This question scares me.  In an alternate universe sits a girl in a biochem lab studying genetics that looks just like me.  I don’t think she’s happy though.

What are some of your other hobbies? What do you enjoy doing when you are not shooting?  I am obsessed with ceramics.  I love hand building and anything Raku. I’m also still addicted to vampire novels.  I know that boat has sailed for most but when the time comes to be tested on my vampire knowledge I could write a thesis.  My new love is paddle boarding on the lake.  LOVE, LOVE the summer fun!!!

 

 

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Jonathan Zizzo is a commercial photographer based out of Dallas. His social media bio reads “Conceived in the backseat of a Chevy Nova at the Dinosaur Valley State Park. Mother was a gogo dancer and father was a trucker. I’m a great photographer.” So we sat down with him to find out more.

How did you decide or know photography was what you wanted to do?
I started out as a Fine Art Major at Kilgore College. I was very interested in art, so I studied graphic design. The graphic design program did not inspire me though. I was completing projects before other students and didn’t feel challenged. While at Kilgore, I was required to take a photography class and began to shoot for the student newspaper. I loved the responsibility of creating pictures for a story and fell in love with the program.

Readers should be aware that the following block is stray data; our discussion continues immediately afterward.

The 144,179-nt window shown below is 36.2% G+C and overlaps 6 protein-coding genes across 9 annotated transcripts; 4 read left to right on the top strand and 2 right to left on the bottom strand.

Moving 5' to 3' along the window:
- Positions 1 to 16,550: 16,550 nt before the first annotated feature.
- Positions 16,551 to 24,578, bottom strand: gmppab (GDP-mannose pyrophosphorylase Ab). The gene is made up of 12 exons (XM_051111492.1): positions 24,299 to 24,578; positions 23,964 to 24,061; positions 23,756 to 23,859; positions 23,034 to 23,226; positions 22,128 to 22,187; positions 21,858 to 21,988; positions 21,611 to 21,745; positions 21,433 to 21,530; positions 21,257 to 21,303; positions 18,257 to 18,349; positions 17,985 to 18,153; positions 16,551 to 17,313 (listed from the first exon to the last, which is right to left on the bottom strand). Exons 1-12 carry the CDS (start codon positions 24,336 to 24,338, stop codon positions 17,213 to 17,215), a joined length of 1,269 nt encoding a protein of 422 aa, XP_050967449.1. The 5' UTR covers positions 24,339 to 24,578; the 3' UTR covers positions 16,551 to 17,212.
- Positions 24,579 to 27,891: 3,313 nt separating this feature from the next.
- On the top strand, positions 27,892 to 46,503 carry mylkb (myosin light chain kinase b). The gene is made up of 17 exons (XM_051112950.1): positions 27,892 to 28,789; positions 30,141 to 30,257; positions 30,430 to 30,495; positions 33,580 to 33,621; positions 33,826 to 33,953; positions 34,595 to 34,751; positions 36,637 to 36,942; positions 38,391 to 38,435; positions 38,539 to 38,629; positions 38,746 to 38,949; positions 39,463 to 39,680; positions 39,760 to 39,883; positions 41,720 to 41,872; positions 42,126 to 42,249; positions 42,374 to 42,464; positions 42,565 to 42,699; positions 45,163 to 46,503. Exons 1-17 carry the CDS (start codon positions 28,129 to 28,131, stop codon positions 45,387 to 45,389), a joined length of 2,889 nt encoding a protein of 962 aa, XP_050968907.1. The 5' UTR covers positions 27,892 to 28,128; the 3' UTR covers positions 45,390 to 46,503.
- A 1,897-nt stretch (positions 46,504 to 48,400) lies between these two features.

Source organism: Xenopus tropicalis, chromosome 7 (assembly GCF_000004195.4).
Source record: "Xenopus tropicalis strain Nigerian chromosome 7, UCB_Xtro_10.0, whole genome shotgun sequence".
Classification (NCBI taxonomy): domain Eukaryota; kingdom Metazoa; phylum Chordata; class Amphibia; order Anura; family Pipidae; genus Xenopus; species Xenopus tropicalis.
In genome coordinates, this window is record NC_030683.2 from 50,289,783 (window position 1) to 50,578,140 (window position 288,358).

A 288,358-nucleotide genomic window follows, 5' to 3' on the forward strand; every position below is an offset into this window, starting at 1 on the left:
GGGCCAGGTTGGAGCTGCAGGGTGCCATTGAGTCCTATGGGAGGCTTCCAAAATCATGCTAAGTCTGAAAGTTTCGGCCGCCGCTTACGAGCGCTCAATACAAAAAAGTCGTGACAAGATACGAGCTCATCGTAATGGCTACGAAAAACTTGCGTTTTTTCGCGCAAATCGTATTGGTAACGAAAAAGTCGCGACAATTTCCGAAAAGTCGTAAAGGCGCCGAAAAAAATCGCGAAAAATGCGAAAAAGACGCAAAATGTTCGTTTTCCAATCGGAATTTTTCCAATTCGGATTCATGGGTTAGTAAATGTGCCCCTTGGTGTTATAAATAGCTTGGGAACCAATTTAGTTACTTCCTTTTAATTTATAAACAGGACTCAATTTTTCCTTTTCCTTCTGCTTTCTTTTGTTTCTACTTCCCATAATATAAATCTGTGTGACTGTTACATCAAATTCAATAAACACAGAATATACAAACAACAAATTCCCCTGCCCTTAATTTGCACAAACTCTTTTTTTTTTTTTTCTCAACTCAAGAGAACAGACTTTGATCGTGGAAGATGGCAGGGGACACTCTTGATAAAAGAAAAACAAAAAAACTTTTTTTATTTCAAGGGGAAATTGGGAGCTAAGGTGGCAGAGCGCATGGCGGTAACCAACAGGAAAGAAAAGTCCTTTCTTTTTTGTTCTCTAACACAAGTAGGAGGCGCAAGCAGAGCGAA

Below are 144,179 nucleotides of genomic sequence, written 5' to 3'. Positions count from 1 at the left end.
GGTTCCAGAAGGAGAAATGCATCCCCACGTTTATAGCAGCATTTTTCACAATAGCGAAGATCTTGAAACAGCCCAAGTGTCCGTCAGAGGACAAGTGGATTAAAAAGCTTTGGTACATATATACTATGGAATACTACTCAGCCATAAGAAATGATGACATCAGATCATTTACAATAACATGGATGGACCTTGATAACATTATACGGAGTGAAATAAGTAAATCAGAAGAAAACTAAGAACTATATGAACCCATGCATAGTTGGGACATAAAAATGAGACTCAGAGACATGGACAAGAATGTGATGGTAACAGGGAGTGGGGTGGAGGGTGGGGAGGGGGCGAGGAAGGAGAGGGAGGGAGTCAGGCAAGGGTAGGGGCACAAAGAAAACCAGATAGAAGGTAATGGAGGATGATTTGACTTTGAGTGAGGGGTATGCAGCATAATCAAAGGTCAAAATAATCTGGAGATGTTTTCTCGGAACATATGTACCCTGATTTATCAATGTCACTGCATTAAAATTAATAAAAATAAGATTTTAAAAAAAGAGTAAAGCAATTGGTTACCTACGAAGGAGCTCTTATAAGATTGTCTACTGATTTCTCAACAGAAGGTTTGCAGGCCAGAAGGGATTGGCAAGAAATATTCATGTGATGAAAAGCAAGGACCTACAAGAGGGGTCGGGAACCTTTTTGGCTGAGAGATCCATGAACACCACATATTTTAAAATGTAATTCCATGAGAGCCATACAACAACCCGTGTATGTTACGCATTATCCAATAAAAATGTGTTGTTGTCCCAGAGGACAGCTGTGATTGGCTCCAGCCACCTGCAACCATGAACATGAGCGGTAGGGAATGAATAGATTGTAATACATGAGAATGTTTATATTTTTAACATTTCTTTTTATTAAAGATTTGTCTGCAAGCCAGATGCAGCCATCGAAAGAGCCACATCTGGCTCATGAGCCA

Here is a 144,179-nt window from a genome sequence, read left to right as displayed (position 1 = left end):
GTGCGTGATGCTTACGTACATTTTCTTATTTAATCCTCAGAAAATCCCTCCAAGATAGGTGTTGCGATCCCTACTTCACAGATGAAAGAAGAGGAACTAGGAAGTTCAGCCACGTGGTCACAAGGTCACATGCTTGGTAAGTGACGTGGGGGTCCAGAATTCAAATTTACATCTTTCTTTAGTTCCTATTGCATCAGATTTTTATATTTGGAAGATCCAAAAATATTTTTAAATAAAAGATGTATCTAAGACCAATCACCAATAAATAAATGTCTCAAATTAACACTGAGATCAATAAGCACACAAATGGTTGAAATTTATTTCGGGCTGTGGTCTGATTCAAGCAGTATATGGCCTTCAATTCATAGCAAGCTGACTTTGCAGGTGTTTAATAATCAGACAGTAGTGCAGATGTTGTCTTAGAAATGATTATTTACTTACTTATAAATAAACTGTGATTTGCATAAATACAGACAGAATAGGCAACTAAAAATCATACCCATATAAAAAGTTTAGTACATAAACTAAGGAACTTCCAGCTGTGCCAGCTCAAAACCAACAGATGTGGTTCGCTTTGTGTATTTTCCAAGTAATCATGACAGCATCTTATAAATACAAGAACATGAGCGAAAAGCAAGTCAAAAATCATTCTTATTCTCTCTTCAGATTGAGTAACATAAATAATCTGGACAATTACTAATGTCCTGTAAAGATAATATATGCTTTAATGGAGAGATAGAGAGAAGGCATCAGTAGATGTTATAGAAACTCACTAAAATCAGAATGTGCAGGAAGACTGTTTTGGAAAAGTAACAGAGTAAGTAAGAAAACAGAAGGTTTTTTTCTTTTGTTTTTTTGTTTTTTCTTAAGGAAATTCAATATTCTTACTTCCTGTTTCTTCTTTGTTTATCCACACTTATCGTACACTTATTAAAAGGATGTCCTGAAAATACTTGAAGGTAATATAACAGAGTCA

Who have been some of the influencing mentors you’ve had?
Rufus Lovett is the reason I got into photography on a deeper level. His sense of humor made it fun to show up to class. Rufus, the photography instructor,  is a Texas monthly contributor.  Rufus was also a Assistant to Ansel Adams at one time.

I know a lot of people ask you why you don’t move to LA or NYC with the type of portfolio you have. Why Dallas?
Dallas is where it is happening for me. Dallas is home to 18 Fortune 500 companies. We have major advertising agencies here that hold the keys to some of the most extraordinary brands of all time. If I did move to LA or NY, I would be starting over.

For me there is always the opportunity to do work for companies and agencies in both of those cities. By the time I’m 50 or 60 years old I don’t want to be in a city that is for the youthful entrepreneur. I don’t want that midlife crisis to be happily unmarried and be begging for a transition to the simple life. I’m a country boy at heart.  Moving to NY or LA is so cliché’ Like this is Texas we are supposed to be the big bad and the ugly. Those places are only “cool” by a popular opinion. There’s a lot of opportunity in this City and I’m proudly an ambassador to change the mentality or preconceived ideas that people have formed about Dallas.